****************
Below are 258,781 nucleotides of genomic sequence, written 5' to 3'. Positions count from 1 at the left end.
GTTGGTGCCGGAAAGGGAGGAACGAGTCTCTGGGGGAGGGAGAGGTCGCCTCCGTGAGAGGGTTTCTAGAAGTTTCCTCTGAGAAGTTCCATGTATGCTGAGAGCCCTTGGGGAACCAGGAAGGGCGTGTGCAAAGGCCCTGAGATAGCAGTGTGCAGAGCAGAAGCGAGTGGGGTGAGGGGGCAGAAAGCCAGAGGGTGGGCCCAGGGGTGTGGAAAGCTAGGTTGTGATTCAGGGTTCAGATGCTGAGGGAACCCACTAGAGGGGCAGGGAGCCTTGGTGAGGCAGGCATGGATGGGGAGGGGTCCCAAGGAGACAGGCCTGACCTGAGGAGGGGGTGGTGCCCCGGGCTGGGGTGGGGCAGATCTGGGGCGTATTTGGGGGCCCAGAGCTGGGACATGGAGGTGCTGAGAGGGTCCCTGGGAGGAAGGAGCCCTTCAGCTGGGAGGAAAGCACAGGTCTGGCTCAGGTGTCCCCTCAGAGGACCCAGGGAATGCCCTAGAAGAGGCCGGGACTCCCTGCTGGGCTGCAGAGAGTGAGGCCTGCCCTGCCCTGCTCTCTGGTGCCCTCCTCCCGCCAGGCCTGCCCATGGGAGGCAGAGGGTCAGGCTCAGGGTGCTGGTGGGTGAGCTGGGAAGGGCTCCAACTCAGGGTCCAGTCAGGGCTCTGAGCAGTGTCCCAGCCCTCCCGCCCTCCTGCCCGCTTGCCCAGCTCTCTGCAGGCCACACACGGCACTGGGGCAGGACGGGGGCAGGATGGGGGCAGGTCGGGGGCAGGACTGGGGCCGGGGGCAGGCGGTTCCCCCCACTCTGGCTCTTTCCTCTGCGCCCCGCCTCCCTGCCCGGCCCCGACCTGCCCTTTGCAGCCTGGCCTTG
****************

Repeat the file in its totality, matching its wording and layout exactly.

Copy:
Below are 258,781 nucleotides of genomic sequence, written 5' to 3'. Positions count from 1 at the left end.
GTTGGTGCCGGAAAGGGAGGAACGAGTCTCTGGGGGAGGGAGAGGTCGCCTCCGTGAGAGGGTTTCTAGAAGTTTCCTCTGAGAAGTTCCATGTATGCTGAGAGCCCTTGGGGAACCAGGAAGGGCGTGTGCAAAGGCCCTGAGATAGCAGTGTGCAGAGCAGAAGCGAGTGGGGTGAGGGGGCAGAAAGCCAGAGGGTGGGCCCAGGGGTGTGGAAAGCTAGGTTGTGATTCAGGGTTCAGATGCTGAGGGAACCCACTAGAGGGGCAGGGAGCCTTGGTGAGGCAGGCATGGATGGGGAGGGGTCCCAAGGAGACAGGCCTGACCTGAGGAGGGGGTGGTGCCCCGGGCTGGGGTGGGGCAGATCTGGGGCGTATTTGGGGGCCCAGAGCTGGGACATGGAGGTGCTGAGAGGGTCCCTGGGAGGAAGGAGCCCTTCAGCTGGGAGGAAAGCACAGGTCTGGCTCAGGTGTCCCCTCAGAGGACCCAGGGAATGCCCTAGAAGAGGCCGGGACTCCCTGCTGGGCTGCAGAGAGTGAGGCCTGCCCTGCCCTGCTCTCTGGTGCCCTCCTCCCGCCAGGCCTGCCCATGGGAGGCAGAGGGTCAGGCTCAGGGTGCTGGTGGGTGAGCTGGGAAGGGCTCCAACTCAGGGTCCAGTCAGGGCTCTGAGCAGTGTCCCAGCCCTCCCGCCCTCCTGCCCGCTTGCCCAGCTCTCTGCAGGCCACACACGGCACTGGGGCAGGACGGGGGCAGGATGGGGGCAGGTCGGGGGCAGGACTGGGGCCGGGGGCAGGCGGTTCCCCCCACTCTGGCTCTTTCCTCTGCGCCCCGCCTCCCTGCCCGGCCCCGACCTGCCCTTTGCAGCCTGGCCTTG